Ostara/Easter is not about celebrating death. Yes, death is an inseparable part of the cycle of life and needs to happen for new growth to occur. But, death is celebrated plenty in our culture. We celebrated death in December during the Winter Solstice when we entered the Void, the darkness, the silence. When we were witness to the death of the Sun God at the hands of the Earth Goddess.

And now we celebrate his return.

Easter is about what comes after death. This time we celebrate resurrection — what fills that darkness, silence and emptiness after our denial, elimination and renunciation has occurred. We celebrate our own resurrection from the forms that no longer serve life, and the resurrection of the Christ within us. That’s what we celebrate now. This time allows us to focus on what we choose to carry forward, and to meditate on the new abundantly healing light and energy, the new and invigorating ideas, the new faith in ourselves and the self-love that fills us up and make us whole and that will sustain us for another year.

Make no mistake, spring is a time for celebration. It’s a time when day and night are at equal length, a time when things are in balance. But they are also at a tipping point — tipping towards the light as days are becoming longer and the Earth (at least in our hemisphere) begins to warm up and bring forth new life.

The spring equinox (or Vernal equinox) is a sacred time, when we turn our attention to the dawning of a new year, to new birth and growth, the coming harvest, abundance and fruition, to the long-awaited rising Sun God in the east.

And we celebrate the goddess, Eostre, by decorating and dyeing bright and colorful eggs. By breaking our fast with sweets and chocolate. By surrounding ourselves with the 4-footed creatures of the Earth (the rabbit, the deer) and the winged creatures of the Air (the duck, the eagle).

And we recognize Spring as a time of new life — within and without.

So, today, we celebrate three things — the new year, the coming of spring and resurrection.

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The New Year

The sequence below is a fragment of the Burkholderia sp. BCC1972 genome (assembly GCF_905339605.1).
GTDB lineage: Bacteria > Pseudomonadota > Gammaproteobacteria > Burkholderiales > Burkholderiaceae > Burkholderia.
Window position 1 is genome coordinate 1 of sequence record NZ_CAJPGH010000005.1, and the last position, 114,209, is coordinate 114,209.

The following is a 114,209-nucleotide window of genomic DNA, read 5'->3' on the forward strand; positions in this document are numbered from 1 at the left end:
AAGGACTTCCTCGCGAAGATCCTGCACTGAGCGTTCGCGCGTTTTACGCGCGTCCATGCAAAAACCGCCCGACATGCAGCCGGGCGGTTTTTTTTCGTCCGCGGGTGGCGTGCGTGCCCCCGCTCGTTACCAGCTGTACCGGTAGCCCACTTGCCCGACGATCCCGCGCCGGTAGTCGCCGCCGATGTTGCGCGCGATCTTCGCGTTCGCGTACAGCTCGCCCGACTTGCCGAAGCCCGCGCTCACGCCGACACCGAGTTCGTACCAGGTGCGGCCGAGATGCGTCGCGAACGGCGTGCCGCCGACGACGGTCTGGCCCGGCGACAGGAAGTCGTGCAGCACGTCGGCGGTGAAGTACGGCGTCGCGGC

In many traditions, this is the start of the new year. The Roman year began on the ides of March (15th). In England and Ireland, between the 12th and 18th century, March 25th was the day the calendar reset. And, the astrological year begins on the equinox when the moon moves into Aries — Aries is the first sign of the Zodiac, The Greek Ares is the equivalent to the Roman Mars, March is the month of Mars.

The Coming of Spring

This equinox also marks the beginning of the Spring season. In Greek mythology, it is the time when Zeus and Demeter are reunited with their daughter, Persephone (who had been abducted and trapped in the Underworld for six months) and a time when the earth is once again crawling with life. The month of March also contains holidays dedicated to the great mother goddesses: Astarte, Isis, Aprhrodite, Cybele as well as the Annunciation of the Virgin Mary on March 25th. The goddess and the divine feminine get to show off a little bit in spring — manifesting herself in the blossoms, the leaves on the trees, the sprouting of the crops, the mating songs of the birds, giving birth to new life in all its forms.

Resurrection

We also re-tell and celebrate the myths of the resurrected Gods — Attis, Adonis, Osiris and Dionysus — who like Christ die and are reborn each year. They are sons of a God and a mortal woman. They are saviors who are sacrificed. They are the fruit and vegetation, that die each year (at harvest) and are eventually reborn.

In metaphysics, we are taught that the crucifix represents the “crystallization of two currents of thought — the inner (vertical) current of Divine Life and the cross current of human limitation and the mind of the flesh.” The intersection of these two currents is the center of action that is our being. It is in that crux, or that cross, that we encounter the final overcoming. The birth of the I AM that occurs in “the place of the skull.” Golgotha (the site of Jesus’ crucifixion) was called the “cranial place” or the “place of the skull.”

Continue reading


Foolishness and The Kingdom of the Bad

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The archetype of the fool or the clown shows up in most every well-known story with a beginning, a middle and an end. This character appears in dramatic work in various forms from the “Wise Fool” of the Greek Tragedies to Shakespeare’s spritely Puck in A Midsummer Night’s Dream to Dori in Finding Nemo.